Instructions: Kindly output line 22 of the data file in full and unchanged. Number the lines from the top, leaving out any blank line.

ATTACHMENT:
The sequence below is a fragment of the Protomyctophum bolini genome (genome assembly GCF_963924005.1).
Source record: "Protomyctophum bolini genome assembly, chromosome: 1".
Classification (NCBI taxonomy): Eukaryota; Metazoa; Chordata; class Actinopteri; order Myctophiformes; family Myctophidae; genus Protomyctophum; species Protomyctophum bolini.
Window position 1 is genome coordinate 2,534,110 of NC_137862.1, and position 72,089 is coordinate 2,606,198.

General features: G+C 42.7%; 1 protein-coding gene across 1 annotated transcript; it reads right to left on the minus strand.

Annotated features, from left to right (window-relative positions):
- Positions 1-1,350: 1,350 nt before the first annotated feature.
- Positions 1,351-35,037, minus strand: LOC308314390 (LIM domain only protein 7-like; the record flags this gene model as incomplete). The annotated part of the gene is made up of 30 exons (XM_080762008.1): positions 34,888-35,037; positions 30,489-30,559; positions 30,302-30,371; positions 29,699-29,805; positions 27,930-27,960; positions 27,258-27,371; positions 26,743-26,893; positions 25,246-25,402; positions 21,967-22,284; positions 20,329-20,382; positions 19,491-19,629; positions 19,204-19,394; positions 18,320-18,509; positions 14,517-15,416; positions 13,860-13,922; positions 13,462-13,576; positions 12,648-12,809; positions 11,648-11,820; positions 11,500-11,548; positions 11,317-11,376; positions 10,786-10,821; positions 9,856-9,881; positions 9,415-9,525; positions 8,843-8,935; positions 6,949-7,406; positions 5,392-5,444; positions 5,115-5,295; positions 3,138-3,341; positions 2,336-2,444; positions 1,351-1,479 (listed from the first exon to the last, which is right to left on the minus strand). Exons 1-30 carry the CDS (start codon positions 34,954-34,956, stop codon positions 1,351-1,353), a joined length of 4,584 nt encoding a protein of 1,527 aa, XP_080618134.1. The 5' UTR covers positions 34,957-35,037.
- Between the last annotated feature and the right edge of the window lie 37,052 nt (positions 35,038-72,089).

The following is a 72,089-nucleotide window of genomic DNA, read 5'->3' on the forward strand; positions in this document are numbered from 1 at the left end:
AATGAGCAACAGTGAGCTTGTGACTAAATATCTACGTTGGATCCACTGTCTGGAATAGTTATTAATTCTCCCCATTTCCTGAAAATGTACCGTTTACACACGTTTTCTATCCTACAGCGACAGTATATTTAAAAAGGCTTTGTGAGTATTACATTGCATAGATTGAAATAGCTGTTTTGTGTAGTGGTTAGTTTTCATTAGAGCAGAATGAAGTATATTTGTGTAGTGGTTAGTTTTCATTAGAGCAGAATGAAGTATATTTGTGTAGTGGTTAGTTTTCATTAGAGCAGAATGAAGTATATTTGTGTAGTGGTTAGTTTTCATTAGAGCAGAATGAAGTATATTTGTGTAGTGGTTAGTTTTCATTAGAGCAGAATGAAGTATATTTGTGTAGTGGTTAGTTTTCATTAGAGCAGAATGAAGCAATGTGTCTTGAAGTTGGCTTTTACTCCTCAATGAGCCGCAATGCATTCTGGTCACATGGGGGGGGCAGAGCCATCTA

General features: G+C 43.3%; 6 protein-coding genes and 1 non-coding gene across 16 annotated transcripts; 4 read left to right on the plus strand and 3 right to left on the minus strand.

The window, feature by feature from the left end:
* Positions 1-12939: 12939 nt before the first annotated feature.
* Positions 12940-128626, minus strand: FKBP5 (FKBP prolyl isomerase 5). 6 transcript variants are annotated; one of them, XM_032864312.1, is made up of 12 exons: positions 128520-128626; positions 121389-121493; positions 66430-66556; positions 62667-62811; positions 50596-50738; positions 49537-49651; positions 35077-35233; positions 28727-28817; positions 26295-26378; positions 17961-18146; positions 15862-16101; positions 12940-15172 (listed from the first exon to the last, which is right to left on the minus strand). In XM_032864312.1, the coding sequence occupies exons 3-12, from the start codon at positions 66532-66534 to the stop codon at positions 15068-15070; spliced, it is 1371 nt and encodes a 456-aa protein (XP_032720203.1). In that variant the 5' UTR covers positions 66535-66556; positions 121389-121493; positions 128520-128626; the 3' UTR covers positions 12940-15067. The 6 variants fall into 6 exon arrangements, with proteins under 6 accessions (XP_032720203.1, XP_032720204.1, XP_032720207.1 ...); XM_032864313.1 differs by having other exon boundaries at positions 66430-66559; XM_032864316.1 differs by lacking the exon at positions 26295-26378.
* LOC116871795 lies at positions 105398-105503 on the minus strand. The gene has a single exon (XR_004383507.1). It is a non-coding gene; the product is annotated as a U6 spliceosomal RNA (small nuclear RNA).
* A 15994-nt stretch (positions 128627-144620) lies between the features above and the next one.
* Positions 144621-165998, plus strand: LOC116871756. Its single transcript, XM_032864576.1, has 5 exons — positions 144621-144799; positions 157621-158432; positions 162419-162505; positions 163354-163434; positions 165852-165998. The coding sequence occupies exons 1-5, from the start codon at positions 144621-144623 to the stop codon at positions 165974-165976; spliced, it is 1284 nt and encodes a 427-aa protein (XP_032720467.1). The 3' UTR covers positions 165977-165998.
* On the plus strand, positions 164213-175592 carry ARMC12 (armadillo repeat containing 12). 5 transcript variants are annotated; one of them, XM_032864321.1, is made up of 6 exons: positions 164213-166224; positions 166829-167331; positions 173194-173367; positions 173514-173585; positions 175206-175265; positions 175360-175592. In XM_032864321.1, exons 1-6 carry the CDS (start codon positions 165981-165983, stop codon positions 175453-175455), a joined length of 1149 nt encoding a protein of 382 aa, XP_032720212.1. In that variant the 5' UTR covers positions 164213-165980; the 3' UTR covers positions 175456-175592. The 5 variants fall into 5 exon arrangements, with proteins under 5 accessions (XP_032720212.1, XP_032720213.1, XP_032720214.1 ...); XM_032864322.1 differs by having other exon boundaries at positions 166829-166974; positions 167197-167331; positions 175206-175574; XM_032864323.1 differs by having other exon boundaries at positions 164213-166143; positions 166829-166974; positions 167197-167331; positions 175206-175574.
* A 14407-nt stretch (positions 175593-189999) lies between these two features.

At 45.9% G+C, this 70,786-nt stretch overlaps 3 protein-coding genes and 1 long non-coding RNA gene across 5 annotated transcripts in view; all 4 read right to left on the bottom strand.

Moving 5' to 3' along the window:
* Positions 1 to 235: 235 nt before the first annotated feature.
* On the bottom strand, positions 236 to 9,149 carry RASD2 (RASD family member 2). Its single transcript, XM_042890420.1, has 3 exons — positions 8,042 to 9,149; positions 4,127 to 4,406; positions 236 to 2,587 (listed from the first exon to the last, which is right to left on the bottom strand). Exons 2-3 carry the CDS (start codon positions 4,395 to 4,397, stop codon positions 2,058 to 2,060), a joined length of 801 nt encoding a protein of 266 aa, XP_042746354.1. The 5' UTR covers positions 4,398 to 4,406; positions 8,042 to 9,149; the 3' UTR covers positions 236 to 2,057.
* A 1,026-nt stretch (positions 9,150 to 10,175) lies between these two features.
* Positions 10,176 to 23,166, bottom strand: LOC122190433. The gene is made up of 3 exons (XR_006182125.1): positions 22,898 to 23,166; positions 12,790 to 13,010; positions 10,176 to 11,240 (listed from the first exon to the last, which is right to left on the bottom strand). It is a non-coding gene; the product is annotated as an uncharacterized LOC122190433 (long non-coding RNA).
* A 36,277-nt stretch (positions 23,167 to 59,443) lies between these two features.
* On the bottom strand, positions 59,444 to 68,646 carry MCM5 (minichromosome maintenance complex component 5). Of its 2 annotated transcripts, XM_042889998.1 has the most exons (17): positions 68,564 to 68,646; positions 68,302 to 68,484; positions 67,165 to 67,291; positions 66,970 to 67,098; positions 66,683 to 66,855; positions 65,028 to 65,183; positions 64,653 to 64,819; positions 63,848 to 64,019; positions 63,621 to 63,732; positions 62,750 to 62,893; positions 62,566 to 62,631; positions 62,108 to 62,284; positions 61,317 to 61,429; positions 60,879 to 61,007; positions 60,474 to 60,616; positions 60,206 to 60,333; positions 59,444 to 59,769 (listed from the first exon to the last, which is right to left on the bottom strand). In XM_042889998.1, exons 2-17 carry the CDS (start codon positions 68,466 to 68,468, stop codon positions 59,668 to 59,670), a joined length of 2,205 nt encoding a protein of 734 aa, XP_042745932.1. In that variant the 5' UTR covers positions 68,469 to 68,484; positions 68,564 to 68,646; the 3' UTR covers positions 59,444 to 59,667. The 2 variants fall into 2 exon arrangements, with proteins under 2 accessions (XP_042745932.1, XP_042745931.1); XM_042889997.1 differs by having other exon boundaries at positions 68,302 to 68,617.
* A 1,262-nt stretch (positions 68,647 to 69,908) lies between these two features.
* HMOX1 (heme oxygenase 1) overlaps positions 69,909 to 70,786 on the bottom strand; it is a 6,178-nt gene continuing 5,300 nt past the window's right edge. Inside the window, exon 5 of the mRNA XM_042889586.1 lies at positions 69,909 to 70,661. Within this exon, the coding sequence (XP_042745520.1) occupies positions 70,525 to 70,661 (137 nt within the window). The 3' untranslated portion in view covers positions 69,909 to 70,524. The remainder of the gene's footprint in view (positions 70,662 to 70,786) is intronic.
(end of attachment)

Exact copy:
Moving 5' to 3' along the window: